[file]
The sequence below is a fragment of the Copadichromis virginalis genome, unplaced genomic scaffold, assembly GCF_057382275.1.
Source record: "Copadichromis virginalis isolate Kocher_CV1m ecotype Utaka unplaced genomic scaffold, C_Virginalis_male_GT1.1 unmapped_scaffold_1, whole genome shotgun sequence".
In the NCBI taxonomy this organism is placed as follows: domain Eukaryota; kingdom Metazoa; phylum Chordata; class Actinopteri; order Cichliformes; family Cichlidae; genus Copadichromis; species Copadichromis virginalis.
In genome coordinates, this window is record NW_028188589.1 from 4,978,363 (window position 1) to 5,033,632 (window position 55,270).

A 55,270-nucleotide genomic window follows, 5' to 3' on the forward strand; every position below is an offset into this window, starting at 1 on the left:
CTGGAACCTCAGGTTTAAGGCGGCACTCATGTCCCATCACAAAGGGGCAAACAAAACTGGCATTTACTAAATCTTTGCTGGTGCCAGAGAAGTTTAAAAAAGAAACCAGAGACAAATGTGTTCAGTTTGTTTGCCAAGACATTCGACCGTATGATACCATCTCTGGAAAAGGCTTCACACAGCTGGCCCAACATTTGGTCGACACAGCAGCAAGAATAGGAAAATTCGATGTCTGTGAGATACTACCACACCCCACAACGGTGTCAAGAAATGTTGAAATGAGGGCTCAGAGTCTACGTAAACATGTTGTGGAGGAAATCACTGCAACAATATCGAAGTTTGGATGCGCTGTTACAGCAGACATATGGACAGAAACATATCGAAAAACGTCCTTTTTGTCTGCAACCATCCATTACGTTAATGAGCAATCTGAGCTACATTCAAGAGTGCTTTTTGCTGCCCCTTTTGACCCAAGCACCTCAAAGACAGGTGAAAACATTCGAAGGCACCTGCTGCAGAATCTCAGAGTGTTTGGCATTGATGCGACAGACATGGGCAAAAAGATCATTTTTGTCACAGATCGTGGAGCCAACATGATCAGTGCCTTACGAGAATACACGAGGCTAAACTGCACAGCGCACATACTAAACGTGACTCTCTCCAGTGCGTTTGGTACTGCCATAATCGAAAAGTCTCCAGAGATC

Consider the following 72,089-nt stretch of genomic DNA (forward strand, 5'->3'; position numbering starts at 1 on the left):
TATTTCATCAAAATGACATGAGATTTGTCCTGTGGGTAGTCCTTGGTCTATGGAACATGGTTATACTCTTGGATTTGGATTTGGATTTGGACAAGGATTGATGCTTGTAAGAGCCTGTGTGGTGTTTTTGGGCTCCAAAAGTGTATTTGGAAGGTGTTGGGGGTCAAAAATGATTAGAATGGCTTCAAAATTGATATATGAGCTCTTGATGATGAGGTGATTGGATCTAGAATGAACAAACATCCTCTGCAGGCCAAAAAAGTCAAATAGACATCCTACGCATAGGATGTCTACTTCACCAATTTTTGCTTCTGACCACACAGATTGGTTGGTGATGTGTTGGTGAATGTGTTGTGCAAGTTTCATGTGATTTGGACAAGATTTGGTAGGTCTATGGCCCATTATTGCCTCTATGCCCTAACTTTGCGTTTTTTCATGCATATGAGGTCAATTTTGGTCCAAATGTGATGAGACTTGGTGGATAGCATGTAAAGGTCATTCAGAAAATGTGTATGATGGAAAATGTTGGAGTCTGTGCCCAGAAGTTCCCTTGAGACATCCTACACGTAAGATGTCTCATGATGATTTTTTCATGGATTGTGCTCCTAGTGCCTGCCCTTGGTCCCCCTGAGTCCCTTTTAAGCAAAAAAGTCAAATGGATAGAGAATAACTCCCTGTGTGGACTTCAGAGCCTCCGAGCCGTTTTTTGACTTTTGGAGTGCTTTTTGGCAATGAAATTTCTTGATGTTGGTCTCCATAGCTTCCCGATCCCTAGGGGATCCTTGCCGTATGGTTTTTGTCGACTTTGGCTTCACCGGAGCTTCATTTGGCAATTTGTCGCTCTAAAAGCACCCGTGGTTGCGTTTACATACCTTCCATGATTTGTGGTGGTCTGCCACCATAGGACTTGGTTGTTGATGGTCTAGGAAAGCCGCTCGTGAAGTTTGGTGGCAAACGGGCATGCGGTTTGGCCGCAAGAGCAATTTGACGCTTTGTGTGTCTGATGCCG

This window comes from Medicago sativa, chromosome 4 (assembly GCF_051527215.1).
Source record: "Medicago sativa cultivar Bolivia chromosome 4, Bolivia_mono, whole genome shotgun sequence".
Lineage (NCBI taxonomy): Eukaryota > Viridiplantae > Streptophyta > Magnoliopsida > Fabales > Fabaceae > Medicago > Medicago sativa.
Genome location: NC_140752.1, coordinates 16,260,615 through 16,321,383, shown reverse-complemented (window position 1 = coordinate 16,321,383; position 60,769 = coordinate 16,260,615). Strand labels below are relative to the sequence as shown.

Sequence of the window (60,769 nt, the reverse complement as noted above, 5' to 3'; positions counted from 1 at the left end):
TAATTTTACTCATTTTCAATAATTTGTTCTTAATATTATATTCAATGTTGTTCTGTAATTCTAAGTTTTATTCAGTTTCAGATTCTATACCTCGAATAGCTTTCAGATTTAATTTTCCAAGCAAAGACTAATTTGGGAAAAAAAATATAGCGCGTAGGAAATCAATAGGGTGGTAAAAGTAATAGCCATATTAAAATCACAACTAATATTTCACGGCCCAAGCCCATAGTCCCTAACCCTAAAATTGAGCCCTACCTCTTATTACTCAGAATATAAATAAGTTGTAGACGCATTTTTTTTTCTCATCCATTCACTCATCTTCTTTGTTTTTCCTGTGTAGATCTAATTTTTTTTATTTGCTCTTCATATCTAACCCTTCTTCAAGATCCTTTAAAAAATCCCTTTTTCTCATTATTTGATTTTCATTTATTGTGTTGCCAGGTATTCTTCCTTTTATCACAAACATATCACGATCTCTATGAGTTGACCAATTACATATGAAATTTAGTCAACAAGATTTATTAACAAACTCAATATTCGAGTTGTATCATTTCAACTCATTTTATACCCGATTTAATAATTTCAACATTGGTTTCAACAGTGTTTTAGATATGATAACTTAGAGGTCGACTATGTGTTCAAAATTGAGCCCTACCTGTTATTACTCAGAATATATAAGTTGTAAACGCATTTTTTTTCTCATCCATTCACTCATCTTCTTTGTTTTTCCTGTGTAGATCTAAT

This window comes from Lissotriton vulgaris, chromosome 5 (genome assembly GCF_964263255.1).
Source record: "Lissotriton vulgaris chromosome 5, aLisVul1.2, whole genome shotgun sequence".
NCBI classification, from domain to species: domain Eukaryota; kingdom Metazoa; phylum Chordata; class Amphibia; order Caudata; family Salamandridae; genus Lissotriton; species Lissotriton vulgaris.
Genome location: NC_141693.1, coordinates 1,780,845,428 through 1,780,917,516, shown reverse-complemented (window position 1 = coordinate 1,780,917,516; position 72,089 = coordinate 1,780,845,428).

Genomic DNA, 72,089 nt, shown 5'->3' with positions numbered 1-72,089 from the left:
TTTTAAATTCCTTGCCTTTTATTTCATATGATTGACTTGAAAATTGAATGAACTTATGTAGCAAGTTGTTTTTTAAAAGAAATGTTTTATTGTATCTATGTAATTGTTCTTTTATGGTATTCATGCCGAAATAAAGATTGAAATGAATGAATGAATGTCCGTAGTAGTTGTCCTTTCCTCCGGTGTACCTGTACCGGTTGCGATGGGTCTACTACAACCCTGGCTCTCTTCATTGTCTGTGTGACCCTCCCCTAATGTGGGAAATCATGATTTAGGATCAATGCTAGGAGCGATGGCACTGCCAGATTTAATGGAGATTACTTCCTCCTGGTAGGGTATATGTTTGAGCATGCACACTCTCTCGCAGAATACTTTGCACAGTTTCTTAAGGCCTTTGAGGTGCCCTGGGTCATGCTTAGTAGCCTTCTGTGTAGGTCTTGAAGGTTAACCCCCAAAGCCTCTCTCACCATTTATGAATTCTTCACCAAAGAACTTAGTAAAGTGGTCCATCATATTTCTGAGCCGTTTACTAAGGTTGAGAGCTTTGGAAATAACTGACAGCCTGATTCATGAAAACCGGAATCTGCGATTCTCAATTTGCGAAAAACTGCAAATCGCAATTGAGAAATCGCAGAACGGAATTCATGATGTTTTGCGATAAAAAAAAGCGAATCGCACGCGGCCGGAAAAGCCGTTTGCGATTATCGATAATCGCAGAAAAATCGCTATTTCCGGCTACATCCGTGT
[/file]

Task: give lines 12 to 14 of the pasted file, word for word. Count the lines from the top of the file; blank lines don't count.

Genome location: NC_140752.1, coordinates 16,260,615 through 16,321,383, shown reverse-complemented (window position 1 = coordinate 16,321,383; position 60,769 = coordinate 16,260,615). Strand labels below are relative to the sequence as shown.

Sequence of the window (60,769 nt, the reverse complement as noted above, 5' to 3'; positions counted from 1 at the left end):
TAATTTTACTCATTTTCAATAATTTGTTCTTAATATTATATTCAATGTTGTTCTGTAATTCTAAGTTTTATTCAGTTTCAGATTCTATACCTCGAATAGCTTTCAGATTTAATTTTCCAAGCAAAGACTAATTTGGGAAAAAAAATATAGCGCGTAGGAAATCAATAGGGTGGTAAAAGTAATAGCCATATTAAAATCACAACTAATATTTCACGGCCCAAGCCCATAGTCCCTAACCCTAAAATTGAGCCCTACCTCTTATTACTCAGAATATAAATAAGTTGTAGACGCATTTTTTTTTCTCATCCATTCACTCATCTTCTTTGTTTTTCCTGTGTAGATCTAATTTTTTTTATTTGCTCTTCATATCTAACCCTTCTTCAAGATCCTTTAAAAAATCCCTTTTTCTCATTATTTGATTTTCATTTATTGTGTTGCCAGGTATTCTTCCTTTTATCACAAACATATCACGATCTCTATGAGTTGACCAATTACATATGAAATTTAGTCAACAAGATTTATTAACAAACTCAATATTCGAGTTGTATCATTTCAACTCATTTTATACCCGATTTAATAATTTCAACATTGGTTTCAACAGTGTTTTAGATATGATAACTTAGAGGTCGACTATGTGTTCAAAATTGAGCCCTACCTGTTATTACTCAGAATATATAAGTTGTAAACGCATTTTTTTTCTCATCCATTCACTCATCTTCTTTGTTTTTCCTGTGTAGATCTAAT